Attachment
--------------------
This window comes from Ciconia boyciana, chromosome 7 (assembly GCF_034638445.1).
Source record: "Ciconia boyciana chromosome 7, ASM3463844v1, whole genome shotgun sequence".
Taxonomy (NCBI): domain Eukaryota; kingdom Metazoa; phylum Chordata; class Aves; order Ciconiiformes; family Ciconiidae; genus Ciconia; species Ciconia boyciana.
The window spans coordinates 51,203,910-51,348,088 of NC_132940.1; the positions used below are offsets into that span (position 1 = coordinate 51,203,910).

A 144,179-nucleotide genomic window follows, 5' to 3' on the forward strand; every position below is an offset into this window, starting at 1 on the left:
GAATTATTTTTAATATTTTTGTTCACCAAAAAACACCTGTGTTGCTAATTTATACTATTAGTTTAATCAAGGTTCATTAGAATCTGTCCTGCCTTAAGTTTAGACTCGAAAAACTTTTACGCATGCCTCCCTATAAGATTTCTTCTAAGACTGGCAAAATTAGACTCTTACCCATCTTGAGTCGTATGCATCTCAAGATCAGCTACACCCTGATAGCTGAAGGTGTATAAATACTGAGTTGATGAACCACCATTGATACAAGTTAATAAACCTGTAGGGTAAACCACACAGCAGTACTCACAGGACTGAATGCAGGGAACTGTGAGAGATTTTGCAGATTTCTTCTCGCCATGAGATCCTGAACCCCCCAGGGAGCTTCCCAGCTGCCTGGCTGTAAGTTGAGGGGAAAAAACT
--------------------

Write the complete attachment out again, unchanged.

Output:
This window comes from Ciconia boyciana, chromosome 7 (assembly GCF_034638445.1).
Source record: "Ciconia boyciana chromosome 7, ASM3463844v1, whole genome shotgun sequence".
Taxonomy (NCBI): domain Eukaryota; kingdom Metazoa; phylum Chordata; class Aves; order Ciconiiformes; family Ciconiidae; genus Ciconia; species Ciconia boyciana.
The window spans coordinates 51,203,910-51,348,088 of NC_132940.1; the positions used below are offsets into that span (position 1 = coordinate 51,203,910).

A 144,179-nucleotide genomic window follows, 5' to 3' on the forward strand; every position below is an offset into this window, starting at 1 on the left:
GAATTATTTTTAATATTTTTGTTCACCAAAAAACACCTGTGTTGCTAATTTATACTATTAGTTTAATCAAGGTTCATTAGAATCTGTCCTGCCTTAAGTTTAGACTCGAAAAACTTTTACGCATGCCTCCCTATAAGATTTCTTCTAAGACTGGCAAAATTAGACTCTTACCCATCTTGAGTCGTATGCATCTCAAGATCAGCTACACCCTGATAGCTGAAGGTGTATAAATACTGAGTTGATGAACCACCATTGATACAAGTTAATAAACCTGTAGGGTAAACCACACAGCAGTACTCACAGGACTGAATGCAGGGAACTGTGAGAGATTTTGCAGATTTCTTCTCGCCATGAGATCCTGAACCCCCCAGGGAGCTTCCCAGCTGCCTGGCTGTAAGTTGAGGGGAAAAAACT